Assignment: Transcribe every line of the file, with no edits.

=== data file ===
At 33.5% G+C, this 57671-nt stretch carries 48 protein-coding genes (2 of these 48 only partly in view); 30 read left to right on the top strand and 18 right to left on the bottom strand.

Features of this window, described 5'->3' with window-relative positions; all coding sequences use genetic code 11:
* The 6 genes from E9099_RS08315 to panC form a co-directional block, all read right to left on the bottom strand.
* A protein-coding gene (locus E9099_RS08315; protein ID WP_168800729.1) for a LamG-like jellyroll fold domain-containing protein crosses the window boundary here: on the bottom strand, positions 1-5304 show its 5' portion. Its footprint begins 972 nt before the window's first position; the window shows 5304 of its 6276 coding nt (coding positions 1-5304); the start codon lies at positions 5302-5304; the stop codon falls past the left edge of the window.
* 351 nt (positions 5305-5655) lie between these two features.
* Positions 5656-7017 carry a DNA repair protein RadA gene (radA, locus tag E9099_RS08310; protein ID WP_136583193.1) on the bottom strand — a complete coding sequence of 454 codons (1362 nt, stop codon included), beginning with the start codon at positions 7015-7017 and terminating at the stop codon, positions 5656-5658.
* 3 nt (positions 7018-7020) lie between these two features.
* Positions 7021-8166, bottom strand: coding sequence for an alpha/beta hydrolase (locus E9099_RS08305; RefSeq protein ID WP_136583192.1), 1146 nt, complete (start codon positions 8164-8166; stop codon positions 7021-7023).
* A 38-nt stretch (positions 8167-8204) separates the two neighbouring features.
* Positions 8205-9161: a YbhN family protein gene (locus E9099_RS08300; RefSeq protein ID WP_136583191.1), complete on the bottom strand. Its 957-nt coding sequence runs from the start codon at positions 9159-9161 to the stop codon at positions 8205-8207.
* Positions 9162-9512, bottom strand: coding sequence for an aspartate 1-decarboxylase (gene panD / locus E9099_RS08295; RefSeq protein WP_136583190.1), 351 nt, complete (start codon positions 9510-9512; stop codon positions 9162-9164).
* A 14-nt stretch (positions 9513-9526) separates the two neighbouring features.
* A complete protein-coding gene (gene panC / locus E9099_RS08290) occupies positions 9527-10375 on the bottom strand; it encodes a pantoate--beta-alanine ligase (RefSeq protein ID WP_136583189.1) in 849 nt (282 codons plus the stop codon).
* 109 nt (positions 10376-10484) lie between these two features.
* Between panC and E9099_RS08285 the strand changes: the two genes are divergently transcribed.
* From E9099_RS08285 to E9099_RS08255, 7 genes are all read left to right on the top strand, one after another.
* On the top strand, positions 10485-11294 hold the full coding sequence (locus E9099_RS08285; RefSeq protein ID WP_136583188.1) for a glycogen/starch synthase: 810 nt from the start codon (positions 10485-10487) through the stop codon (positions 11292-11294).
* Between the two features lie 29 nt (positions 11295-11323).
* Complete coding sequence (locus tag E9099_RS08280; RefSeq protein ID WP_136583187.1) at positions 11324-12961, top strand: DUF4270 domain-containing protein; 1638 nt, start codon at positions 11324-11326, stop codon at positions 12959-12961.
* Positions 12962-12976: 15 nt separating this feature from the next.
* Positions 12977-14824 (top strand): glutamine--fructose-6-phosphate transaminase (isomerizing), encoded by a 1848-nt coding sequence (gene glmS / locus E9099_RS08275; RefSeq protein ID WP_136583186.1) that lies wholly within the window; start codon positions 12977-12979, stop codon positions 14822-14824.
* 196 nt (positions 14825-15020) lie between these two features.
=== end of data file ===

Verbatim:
At 33.5% G+C, this 57671-nt stretch carries 48 protein-coding genes (2 of these 48 only partly in view); 30 read left to right on the top strand and 18 right to left on the bottom strand.

Features of this window, described 5'->3' with window-relative positions; all coding sequences use genetic code 11:
* The 6 genes from E9099_RS08315 to panC form a co-directional block, all read right to left on the bottom strand.
* A protein-coding gene (locus E9099_RS08315; protein ID WP_168800729.1) for a LamG-like jellyroll fold domain-containing protein crosses the window boundary here: on the bottom strand, positions 1-5304 show its 5' portion. Its footprint begins 972 nt before the window's first position; the window shows 5304 of its 6276 coding nt (coding positions 1-5304); the start codon lies at positions 5302-5304; the stop codon falls past the left edge of the window.
* 351 nt (positions 5305-5655) lie between these two features.
* Positions 5656-7017 carry a DNA repair protein RadA gene (radA, locus tag E9099_RS08310; protein ID WP_136583193.1) on the bottom strand — a complete coding sequence of 454 codons (1362 nt, stop codon included), beginning with the start codon at positions 7015-7017 and terminating at the stop codon, positions 5656-5658.
* 3 nt (positions 7018-7020) lie between these two features.
* Positions 7021-8166, bottom strand: coding sequence for an alpha/beta hydrolase (locus E9099_RS08305; RefSeq protein ID WP_136583192.1), 1146 nt, complete (start codon positions 8164-8166; stop codon positions 7021-7023).
* A 38-nt stretch (positions 8167-8204) separates the two neighbouring features.
* Positions 8205-9161: a YbhN family protein gene (locus E9099_RS08300; RefSeq protein ID WP_136583191.1), complete on the bottom strand. Its 957-nt coding sequence runs from the start codon at positions 9159-9161 to the stop codon at positions 8205-8207.
* Positions 9162-9512, bottom strand: coding sequence for an aspartate 1-decarboxylase (gene panD / locus E9099_RS08295; RefSeq protein WP_136583190.1), 351 nt, complete (start codon positions 9510-9512; stop codon positions 9162-9164).
* A 14-nt stretch (positions 9513-9526) separates the two neighbouring features.
* A complete protein-coding gene (gene panC / locus E9099_RS08290) occupies positions 9527-10375 on the bottom strand; it encodes a pantoate--beta-alanine ligase (RefSeq protein ID WP_136583189.1) in 849 nt (282 codons plus the stop codon).
* 109 nt (positions 10376-10484) lie between these two features.
* Between panC and E9099_RS08285 the strand changes: the two genes are divergently transcribed.
* From E9099_RS08285 to E9099_RS08255, 7 genes are all read left to right on the top strand, one after another.
* On the top strand, positions 10485-11294 hold the full coding sequence (locus E9099_RS08285; RefSeq protein ID WP_136583188.1) for a glycogen/starch synthase: 810 nt from the start codon (positions 10485-10487) through the stop codon (positions 11292-11294).
* Between the two features lie 29 nt (positions 11295-11323).
* Complete coding sequence (locus tag E9099_RS08280; RefSeq protein ID WP_136583187.1) at positions 11324-12961, top strand: DUF4270 domain-containing protein; 1638 nt, start codon at positions 11324-11326, stop codon at positions 12959-12961.
* Positions 12962-12976: 15 nt separating this feature from the next.
* Positions 12977-14824 (top strand): glutamine--fructose-6-phosphate transaminase (isomerizing), encoded by a 1848-nt coding sequence (gene glmS / locus E9099_RS08275; RefSeq protein ID WP_136583186.1) that lies wholly within the window; start codon positions 12977-12979, stop codon positions 14822-14824.
* 196 nt (positions 14825-15020) lie between these two features.